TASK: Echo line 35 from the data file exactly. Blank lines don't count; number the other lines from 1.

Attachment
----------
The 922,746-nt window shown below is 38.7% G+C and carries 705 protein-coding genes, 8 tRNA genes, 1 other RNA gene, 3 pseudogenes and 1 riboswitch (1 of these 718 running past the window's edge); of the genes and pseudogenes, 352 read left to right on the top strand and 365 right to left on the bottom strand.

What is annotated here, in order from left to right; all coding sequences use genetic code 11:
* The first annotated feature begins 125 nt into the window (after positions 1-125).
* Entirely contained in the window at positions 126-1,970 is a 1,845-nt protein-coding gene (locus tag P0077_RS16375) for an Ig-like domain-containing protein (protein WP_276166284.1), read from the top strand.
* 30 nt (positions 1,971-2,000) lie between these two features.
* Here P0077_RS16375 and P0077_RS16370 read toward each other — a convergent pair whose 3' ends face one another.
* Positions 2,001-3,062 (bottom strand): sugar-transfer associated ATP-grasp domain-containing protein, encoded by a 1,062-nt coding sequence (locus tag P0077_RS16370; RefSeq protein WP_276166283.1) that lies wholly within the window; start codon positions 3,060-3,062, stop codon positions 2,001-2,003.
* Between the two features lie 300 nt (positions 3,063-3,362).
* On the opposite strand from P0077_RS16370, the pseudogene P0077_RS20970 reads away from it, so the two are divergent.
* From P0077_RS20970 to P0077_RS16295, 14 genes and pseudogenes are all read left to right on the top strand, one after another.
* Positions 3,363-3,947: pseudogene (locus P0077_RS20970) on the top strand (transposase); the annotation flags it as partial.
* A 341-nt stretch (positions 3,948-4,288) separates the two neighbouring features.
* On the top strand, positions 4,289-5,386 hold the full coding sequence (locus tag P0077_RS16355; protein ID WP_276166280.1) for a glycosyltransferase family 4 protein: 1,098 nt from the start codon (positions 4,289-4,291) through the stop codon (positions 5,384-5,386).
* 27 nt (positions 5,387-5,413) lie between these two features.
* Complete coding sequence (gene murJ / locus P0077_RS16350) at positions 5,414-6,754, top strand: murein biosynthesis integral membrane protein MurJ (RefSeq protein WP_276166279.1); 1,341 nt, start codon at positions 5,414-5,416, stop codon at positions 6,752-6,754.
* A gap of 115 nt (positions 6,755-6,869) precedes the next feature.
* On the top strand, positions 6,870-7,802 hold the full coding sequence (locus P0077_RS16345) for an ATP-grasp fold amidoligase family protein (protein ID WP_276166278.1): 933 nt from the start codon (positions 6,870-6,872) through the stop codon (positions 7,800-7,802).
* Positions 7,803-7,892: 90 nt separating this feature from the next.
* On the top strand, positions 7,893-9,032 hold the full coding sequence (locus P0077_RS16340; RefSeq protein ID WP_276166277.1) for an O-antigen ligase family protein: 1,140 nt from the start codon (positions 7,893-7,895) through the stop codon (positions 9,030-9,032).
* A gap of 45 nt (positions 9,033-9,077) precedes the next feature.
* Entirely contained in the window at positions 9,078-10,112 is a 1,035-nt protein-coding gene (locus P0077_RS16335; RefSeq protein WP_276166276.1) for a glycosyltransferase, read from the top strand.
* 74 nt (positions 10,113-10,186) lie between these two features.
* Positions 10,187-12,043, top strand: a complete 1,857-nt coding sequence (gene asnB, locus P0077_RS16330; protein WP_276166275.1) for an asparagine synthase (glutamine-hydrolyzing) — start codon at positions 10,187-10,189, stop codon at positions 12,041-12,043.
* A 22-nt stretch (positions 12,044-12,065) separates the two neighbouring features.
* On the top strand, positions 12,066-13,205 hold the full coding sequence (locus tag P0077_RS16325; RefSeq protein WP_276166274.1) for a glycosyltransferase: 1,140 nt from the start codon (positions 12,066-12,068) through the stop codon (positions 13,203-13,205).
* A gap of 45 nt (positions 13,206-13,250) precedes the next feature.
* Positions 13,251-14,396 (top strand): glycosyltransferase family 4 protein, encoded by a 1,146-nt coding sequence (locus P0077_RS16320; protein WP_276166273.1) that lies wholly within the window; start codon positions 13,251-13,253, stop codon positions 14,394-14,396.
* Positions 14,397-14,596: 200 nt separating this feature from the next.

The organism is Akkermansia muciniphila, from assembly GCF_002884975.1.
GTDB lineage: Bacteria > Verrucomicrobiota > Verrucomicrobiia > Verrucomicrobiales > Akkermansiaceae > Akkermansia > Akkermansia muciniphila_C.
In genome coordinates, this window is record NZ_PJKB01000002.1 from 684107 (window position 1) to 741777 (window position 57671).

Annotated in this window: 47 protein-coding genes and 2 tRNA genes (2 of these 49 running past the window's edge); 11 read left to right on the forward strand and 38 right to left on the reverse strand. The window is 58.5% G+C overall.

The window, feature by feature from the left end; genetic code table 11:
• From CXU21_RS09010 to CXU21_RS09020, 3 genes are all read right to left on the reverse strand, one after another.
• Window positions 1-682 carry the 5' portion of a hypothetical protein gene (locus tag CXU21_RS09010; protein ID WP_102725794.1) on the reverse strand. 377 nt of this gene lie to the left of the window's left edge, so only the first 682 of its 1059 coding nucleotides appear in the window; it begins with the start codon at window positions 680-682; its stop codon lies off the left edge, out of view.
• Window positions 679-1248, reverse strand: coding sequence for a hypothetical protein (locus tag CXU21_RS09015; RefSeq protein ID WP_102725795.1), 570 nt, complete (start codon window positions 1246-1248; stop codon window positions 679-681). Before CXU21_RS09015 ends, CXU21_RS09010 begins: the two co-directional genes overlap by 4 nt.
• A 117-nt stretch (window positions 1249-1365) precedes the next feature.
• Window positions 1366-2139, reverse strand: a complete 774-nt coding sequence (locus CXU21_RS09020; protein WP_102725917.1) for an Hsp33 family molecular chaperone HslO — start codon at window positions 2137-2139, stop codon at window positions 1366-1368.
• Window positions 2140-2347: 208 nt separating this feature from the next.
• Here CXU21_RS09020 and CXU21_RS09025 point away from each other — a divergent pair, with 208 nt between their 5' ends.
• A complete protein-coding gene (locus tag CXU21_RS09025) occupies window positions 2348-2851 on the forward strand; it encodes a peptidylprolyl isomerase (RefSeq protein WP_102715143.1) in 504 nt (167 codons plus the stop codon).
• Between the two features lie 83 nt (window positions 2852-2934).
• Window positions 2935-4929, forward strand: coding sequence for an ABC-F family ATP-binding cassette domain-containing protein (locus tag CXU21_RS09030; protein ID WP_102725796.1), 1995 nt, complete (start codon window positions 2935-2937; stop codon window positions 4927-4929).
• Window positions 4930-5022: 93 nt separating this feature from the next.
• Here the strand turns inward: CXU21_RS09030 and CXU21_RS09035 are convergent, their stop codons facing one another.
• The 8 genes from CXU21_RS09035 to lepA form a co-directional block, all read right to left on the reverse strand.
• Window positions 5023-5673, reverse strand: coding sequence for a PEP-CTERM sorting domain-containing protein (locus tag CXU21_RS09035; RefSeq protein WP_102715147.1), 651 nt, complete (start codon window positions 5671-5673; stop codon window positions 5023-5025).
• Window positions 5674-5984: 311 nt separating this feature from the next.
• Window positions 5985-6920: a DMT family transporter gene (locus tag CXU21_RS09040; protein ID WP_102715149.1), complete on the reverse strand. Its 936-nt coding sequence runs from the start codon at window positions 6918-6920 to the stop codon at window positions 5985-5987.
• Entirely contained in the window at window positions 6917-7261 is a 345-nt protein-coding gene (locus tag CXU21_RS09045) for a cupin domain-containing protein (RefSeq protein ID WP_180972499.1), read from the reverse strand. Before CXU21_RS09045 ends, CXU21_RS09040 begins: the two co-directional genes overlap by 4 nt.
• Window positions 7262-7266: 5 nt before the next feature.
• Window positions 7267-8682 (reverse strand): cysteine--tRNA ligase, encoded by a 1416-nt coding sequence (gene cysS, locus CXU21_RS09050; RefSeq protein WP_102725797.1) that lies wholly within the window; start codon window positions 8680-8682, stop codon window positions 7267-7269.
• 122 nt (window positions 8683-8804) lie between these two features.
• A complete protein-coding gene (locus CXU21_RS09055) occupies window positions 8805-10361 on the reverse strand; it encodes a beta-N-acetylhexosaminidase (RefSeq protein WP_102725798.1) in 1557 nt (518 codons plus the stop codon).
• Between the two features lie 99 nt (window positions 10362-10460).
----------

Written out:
• Window positions 1-682 carry the 5' portion of a hypothetical protein gene (locus tag CXU21_RS09010; protein ID WP_102725794.1) on the reverse strand. 377 nt of this gene lie to the left of the window's left edge, so only the first 682 of its 1059 coding nucleotides appear in the window; it begins with the start codon at window positions 680-682; its stop codon lies off the left edge, out of view.